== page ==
The name which would become synonymous with Futurist architecture was that of Milanese architect, Antonio Sant’Elia. Initially a Symbolist influenced by Mackintosh and Loos, by 1914 Sant’Elia was increasingly preoccupied with Futurist ideals: ‘his dreams…were to be of power stations, not archaic temples’  [Bozolla & Tisdall 1977:126].

Sant’Elia’s mechanised vision portrayed cities not as individual structures but integrated entities condensed around the dominant presence of a power station, the ‘cathedral of the electric religion’ [Bozolla & Tisdall 1977:129]. It was this correlation to the Futurist ideal which attracted Carra’s attention at the New Tendencies exhibition in 1914. Carra introduced Sant’Elia toMarinetti and the Manifesto of Futurist Architecture was published later that year. In line with the Futurist slogan ‘No architecture has existed since 1700’ [Apollonio 1973:160], Sant’Elia’s drawings which accompanied the manifesto embraced the Futurists’ founding concept of impermanence: 

        ‘this architecture cannot be subjected to the laws of historical continuity. It must be as new as our state of mind…’ 
        [Apollonio 1973:160]

Thus, deliberately devoid of context, decoration or locating elements, Sant’Elia’s visionary drawings portrayed the modern urban environment as one which reflected the Futurist ideal: 

       ‘the street will no longer lie like a doormat at ground level, but will plunge many storeys down into the earth, embracing the metropolitan traffic, and be linked up for necessary interconnections by metal gangways and swift-moving pavements’ 
[Apollonio 1973:160]. 

The clarity and energy of these line-based sketches ensured the legacy of the drawings as precursors of Corbusian ideals of inter-war urban modernity which informed global architectural thinking in following decades:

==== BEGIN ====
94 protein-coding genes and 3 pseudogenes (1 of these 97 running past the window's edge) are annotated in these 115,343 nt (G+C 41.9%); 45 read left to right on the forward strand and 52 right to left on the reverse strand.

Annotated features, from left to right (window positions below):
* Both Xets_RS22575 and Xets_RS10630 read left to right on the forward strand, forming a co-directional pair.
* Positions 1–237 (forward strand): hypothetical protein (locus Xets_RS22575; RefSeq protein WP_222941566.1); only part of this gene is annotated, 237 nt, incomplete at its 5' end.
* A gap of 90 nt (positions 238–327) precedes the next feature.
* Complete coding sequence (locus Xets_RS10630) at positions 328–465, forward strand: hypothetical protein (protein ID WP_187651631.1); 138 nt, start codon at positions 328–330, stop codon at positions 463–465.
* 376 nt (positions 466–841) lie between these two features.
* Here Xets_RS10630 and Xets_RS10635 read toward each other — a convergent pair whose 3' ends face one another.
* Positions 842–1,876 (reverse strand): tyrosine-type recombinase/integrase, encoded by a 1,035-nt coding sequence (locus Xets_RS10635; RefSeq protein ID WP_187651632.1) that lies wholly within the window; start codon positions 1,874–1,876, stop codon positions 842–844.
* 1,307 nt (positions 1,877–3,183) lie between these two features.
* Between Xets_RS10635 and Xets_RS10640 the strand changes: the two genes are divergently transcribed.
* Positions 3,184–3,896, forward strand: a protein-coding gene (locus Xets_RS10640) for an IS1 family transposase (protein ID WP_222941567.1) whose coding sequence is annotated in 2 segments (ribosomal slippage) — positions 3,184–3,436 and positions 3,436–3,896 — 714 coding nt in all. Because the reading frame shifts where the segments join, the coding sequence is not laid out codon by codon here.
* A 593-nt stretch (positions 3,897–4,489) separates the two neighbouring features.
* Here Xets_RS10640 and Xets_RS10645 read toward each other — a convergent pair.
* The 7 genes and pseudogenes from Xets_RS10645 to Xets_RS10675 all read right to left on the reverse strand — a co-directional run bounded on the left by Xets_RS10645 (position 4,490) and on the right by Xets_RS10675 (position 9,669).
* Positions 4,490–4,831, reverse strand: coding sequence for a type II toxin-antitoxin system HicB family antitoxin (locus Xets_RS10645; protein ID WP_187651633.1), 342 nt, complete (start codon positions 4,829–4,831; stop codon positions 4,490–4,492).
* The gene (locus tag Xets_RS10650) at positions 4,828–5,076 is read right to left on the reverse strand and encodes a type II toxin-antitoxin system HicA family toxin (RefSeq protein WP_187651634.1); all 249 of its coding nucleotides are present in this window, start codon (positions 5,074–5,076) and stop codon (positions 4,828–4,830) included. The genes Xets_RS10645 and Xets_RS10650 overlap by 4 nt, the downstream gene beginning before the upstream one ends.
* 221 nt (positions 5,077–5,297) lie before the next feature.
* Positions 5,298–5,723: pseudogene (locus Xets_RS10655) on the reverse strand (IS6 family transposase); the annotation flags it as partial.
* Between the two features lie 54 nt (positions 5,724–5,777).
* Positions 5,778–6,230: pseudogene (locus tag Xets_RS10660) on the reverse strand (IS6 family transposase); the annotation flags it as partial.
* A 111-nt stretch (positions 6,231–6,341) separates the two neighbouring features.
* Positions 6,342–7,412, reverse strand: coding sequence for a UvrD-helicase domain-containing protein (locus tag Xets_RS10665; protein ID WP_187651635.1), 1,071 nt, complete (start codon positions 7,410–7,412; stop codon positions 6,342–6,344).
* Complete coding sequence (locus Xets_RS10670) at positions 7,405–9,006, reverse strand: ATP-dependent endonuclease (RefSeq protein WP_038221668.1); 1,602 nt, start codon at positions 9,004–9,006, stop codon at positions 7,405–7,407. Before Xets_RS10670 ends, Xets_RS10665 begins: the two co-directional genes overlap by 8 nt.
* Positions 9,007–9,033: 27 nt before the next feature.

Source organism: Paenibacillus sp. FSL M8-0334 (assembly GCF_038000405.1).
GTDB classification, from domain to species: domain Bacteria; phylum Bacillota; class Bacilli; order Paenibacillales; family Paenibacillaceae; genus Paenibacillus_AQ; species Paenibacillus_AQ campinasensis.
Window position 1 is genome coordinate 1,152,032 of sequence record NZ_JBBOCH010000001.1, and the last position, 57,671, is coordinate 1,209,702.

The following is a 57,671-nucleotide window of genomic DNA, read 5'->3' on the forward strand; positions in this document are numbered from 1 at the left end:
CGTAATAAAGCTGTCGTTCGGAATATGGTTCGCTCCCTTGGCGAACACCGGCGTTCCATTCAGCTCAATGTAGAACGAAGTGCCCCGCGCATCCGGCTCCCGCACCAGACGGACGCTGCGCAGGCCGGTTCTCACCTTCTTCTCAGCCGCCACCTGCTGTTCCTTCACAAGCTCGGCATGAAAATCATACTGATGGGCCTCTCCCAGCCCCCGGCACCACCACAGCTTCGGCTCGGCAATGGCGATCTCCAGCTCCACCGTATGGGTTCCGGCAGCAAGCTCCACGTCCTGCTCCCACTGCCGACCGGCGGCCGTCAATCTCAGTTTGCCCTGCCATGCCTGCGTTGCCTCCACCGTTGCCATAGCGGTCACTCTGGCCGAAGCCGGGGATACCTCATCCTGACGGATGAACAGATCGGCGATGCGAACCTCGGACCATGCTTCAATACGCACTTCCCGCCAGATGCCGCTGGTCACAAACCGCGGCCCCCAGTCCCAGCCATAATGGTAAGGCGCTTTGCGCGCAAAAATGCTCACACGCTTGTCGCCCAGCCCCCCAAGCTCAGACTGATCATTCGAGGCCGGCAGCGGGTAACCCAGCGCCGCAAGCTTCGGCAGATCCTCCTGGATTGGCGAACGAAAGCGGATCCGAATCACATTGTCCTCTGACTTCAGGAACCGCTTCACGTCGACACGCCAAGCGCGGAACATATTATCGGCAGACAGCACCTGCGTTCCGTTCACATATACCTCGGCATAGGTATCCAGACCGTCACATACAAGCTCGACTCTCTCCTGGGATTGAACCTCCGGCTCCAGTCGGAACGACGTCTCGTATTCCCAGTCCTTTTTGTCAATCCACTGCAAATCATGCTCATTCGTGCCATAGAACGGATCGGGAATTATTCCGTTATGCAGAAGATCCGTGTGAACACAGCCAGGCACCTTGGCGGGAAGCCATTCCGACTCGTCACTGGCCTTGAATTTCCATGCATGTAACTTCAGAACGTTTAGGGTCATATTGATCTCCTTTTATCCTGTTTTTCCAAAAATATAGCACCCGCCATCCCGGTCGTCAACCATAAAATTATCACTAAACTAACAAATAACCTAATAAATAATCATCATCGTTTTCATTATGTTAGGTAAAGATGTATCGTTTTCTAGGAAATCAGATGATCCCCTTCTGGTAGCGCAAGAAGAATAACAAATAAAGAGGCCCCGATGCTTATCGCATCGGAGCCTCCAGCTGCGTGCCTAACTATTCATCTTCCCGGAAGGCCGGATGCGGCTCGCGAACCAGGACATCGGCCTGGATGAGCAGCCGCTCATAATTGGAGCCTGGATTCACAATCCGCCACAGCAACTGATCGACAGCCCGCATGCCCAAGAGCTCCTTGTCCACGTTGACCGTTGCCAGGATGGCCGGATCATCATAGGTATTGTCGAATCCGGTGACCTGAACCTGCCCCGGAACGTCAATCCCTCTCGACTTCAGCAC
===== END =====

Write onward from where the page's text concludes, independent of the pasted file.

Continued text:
‘this equation of the beauty of the straight line and of the machine is prophetic of the aesthetics of the 1920’s’ [Banham 1966:127]

In addition to their modernistic simplicity, Sant’Elia’s drawings illustrated the modern city in a new way and were: 

       ‘certainly the first by a European architect to project a vertical city, one composed not only of towers, but also of stacked layers of streets, plazas, and the mechanical movement of cars, trams, and trains’  
[Woods 2009: Nov 2]

Sant’Elia imagined a modern metropolis with multiple levels, external mechanical lifts and illuminated advertisements; where elements of the city, buildings, and traffic were organised by function and technology rather than geography or tradition. His influence can be seen as early as 1918 in the plans by French architect Tony Garnier for Une Cite Industrielle, which  illustrated his belief that: 

        ‘industrial requirements will be responsible for the foundation of most new towns in the future’ [Bozolla & Tisdall 1977:126]

Sant’Elia’s vision also inspired Mattè Trucco who designed the innovative and utilitarian Fiat Lingotto factory in Turin. Described as ‘the first built invention of Futurism’ [Bozolla & Tisdall 1977:128] and constructed between 1916 and 1923, it was hailed by Corbusier as ‘one of the most impressive sights in industry’ and ‘a guideline for urban planning’ [cited in Glancy 2005: June] and remains one of the only true Futurist building ever constructed. In the realm of theoretical architecture, the work of architects in contact with Sant’Elia highlights the cinematographic qualities of his vision of the new city.Chiattone who exhibited alongside Sant’Elia at the New Tendencies exhibition produced designs for apartment blocks in 1916 which were articulated in colour and filmic in character, while aspiring Futurist architect Virgilio Marchi ultimately used his skills in architectural drawing in the theatre and film industry.

Apollonio, U., (1970) Futurist Manifestos, translated from the Italian by Brain R., London, Thames and Hudson 
Banham, R., (1966) Theory and Design in The First Machine Age, London, Architectural Press 

Bozolla, A. & Tisdall, C., (1977) Futurism, London, Thames and Hudson 
Glancey, J., (2005) Architecture and the car: as the automobile evolved in tandem with modern architecture, it created myths, legends and new building types, The Architectural Review, (June 2005).  Stable URL:
ai_n14809376/  [Accessed 26 July 2010] 
Woods, L., (2009) Sant’Elia’s Words, November 2 2009. [Accessed 24 July 2020]